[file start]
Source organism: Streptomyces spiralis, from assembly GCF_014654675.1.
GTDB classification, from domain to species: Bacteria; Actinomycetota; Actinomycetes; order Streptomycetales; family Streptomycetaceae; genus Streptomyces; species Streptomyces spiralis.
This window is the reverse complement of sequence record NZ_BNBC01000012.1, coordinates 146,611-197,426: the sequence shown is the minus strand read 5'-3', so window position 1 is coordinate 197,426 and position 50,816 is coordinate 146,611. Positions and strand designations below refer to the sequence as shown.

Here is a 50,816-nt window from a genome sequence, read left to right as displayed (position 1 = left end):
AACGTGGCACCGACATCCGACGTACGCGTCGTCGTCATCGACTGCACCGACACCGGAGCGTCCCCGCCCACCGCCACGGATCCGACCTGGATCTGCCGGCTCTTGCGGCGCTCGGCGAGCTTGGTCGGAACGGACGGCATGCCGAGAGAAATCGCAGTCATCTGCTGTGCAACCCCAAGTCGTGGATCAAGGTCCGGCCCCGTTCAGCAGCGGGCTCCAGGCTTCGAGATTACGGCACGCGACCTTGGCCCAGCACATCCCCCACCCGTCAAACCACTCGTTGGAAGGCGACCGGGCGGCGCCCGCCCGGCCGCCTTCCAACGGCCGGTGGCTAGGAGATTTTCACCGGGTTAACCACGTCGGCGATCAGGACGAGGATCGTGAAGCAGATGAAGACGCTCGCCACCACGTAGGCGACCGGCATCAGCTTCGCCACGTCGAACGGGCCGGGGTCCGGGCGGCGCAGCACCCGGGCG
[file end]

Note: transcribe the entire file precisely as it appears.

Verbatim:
Source organism: Streptomyces spiralis, from assembly GCF_014654675.1.
GTDB classification, from domain to species: Bacteria; Actinomycetota; Actinomycetes; order Streptomycetales; family Streptomycetaceae; genus Streptomyces; species Streptomyces spiralis.
This window is the reverse complement of sequence record NZ_BNBC01000012.1, coordinates 146,611-197,426: the sequence shown is the minus strand read 5'-3', so window position 1 is coordinate 197,426 and position 50,816 is coordinate 146,611. Positions and strand designations below refer to the sequence as shown.

Here is a 50,816-nt window from a genome sequence, read left to right as displayed (position 1 = left end):
AACGTGGCACCGACATCCGACGTACGCGTCGTCGTCATCGACTGCACCGACACCGGAGCGTCCCCGCCCACCGCCACGGATCCGACCTGGATCTGCCGGCTCTTGCGGCGCTCGGCGAGCTTGGTCGGAACGGACGGCATGCCGAGAGAAATCGCAGTCATCTGCTGTGCAACCCCAAGTCGTGGATCAAGGTCCGGCCCCGTTCAGCAGCGGGCTCCAGGCTTCGAGATTACGGCACGCGACCTTGGCCCAGCACATCCCCCACCCGTCAAACCACTCGTTGGAAGGCGACCGGGCGGCGCCCGCCCGGCCGCCTTCCAACGGCCGGTGGCTAGGAGATTTTCACCGGGTTAACCACGTCGGCGATCAGGACGAGGATCGTGAAGCAGATGAAGACGCTCGCCACCACGTAGGCGACCGGCATCAGCTTCGCCACGTCGAACGGGCCGGGGTCCGGGCGGCGCAGCACCCGGGCG